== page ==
The Monroe County Clerk's Office released the third audit related to the the Tourist Development Council's financial practices on Feb. 28, 2024. This audit reviewed advertising services.

The Monroe County Clerk’s Office dropped a third audit of the Florida Keys’ multimillion-dollar tourism marketing agency on Wednesday, this time reviewing the advertising services outsourced to a Miami firm.

Clerk Kevin Madok’s office took a deep dive into Tinsley Advertising & Marketing’s financial dealings with Monroe County from Oct. 1, 2020, through Sept. 30, 2023, giving the firm a positive review. But yet again, auditors found problems with the Tourist Development Council’s management.

In reviewing its handling of advertising services, the clerk’s office found a lack of transparency by the TDC, which between fiscal year 2022 and 2023 increased their advertising budget by more than 60% – jumping from $18.6 million to $30.2 million – without providing “any economic justification for such a material increase.”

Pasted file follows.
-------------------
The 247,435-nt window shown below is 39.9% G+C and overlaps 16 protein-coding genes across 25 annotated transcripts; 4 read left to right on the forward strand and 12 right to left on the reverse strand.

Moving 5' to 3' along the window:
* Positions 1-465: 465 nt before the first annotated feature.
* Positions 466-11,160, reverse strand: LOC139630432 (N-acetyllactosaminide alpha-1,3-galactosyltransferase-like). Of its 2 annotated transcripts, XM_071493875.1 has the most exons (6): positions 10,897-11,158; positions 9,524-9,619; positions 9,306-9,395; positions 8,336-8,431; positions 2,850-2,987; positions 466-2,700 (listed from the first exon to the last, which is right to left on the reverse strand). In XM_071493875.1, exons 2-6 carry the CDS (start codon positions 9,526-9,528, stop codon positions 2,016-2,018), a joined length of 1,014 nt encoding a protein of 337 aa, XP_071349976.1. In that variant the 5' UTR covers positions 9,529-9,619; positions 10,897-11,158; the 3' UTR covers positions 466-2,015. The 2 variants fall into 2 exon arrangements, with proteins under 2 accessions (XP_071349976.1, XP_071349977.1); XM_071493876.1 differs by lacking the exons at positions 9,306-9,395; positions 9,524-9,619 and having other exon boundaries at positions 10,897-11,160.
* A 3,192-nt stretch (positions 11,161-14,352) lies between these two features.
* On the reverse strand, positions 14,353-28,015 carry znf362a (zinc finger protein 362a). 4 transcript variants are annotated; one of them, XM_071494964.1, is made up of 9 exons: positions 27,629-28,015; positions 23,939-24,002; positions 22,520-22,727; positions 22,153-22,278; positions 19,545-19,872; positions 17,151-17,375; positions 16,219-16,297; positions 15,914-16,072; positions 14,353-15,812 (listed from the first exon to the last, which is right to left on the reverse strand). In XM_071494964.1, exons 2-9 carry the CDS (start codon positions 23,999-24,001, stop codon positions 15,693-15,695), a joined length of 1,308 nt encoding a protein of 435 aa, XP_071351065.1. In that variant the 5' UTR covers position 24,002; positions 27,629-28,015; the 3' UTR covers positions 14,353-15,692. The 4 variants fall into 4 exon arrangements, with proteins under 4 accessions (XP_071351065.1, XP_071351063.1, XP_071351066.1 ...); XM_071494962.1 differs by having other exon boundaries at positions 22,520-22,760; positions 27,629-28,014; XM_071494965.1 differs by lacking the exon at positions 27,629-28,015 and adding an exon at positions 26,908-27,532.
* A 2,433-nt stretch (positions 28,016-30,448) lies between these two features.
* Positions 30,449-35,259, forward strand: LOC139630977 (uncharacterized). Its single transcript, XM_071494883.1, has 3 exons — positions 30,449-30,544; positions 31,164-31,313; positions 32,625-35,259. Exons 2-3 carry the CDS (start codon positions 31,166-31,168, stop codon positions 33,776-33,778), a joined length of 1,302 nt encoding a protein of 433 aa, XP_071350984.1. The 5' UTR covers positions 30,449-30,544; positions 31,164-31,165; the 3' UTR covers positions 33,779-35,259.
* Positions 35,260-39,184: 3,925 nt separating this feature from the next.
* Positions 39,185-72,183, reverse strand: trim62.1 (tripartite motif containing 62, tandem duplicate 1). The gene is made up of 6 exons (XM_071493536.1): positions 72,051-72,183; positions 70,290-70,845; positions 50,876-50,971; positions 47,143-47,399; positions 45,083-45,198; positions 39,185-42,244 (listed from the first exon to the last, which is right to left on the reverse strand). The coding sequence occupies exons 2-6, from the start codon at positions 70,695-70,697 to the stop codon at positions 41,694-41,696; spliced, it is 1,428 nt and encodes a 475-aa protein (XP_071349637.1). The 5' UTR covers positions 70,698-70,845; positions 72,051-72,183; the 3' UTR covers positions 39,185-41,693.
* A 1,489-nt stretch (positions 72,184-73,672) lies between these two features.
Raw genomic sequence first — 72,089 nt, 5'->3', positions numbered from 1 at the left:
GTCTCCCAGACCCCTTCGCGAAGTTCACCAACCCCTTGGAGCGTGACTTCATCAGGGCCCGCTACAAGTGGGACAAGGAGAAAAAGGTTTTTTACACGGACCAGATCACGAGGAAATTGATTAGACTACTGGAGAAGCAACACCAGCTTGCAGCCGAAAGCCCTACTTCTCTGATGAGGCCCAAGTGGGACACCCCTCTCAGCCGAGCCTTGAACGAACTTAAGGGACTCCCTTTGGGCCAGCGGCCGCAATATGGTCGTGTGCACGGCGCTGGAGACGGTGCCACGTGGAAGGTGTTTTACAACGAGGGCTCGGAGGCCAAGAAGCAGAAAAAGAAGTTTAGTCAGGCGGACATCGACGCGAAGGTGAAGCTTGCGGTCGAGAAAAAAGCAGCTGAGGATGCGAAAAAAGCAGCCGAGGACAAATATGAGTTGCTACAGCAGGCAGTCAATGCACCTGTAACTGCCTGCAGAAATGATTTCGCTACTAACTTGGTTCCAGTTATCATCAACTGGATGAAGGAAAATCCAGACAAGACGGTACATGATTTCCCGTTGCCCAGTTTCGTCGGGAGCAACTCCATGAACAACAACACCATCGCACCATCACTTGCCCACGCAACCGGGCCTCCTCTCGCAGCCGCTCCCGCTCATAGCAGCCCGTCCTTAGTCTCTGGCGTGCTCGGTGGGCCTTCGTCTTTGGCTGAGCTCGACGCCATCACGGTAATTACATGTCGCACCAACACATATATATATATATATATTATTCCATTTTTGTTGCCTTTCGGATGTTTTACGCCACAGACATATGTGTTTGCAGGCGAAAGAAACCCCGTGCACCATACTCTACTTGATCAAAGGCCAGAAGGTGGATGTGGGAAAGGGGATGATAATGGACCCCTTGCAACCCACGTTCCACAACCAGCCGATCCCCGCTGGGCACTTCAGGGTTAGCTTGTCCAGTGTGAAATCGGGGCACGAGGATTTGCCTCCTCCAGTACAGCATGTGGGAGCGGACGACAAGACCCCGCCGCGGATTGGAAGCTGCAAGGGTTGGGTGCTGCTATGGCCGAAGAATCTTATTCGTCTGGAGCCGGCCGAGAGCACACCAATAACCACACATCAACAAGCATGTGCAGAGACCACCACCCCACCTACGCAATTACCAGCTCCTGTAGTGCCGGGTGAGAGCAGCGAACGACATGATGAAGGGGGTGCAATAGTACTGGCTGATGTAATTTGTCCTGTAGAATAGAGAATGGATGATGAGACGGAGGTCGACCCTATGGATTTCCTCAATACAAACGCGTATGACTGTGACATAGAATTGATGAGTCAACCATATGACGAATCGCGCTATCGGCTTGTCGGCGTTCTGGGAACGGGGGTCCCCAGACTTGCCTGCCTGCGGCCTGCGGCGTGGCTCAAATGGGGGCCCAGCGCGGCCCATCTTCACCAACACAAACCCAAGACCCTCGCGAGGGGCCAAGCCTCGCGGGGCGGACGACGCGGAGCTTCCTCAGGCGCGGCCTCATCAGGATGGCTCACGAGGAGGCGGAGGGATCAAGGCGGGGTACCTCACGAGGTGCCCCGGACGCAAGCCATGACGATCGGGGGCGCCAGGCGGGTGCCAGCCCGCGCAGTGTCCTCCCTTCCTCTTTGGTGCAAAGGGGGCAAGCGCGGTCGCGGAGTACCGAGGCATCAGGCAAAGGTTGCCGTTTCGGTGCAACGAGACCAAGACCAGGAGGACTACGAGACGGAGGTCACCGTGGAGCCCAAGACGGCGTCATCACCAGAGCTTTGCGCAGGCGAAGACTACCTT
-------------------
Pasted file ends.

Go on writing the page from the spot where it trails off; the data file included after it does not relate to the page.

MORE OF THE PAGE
The TDC’s 2024 advertising budget is even higher, at $36 million, the audit states. That’s a 19% increase from the previous year.

It’s possible there are valid reasons for the budget more than doubling within a year, auditors said, but the budget request prepared by TDC marketing director Stacey Mitchell “did not provide any economic justification for such a material increase,” they wrote, without naming Mitchell as has been their practice in the audits.

“The TDC’s budget documents are not transparent and not easy to understand,” the audit says.

In 2023, the TDC’s overall budget rose by 45%, while their advertising budget for Tinsley increased nearly 88% between fiscal years 2019-2024.

The TDC increased its budget for the Tinsley Advertising firm by more than 60% from FY 2022 to FY 2023, according to an audit of the advertising services released Feb. 28, 2024, by the county clerk’s office. This screenshot of one of the audit’s pages shows that the overall advertising budget rose by nearly 88% from 2019 to 2024.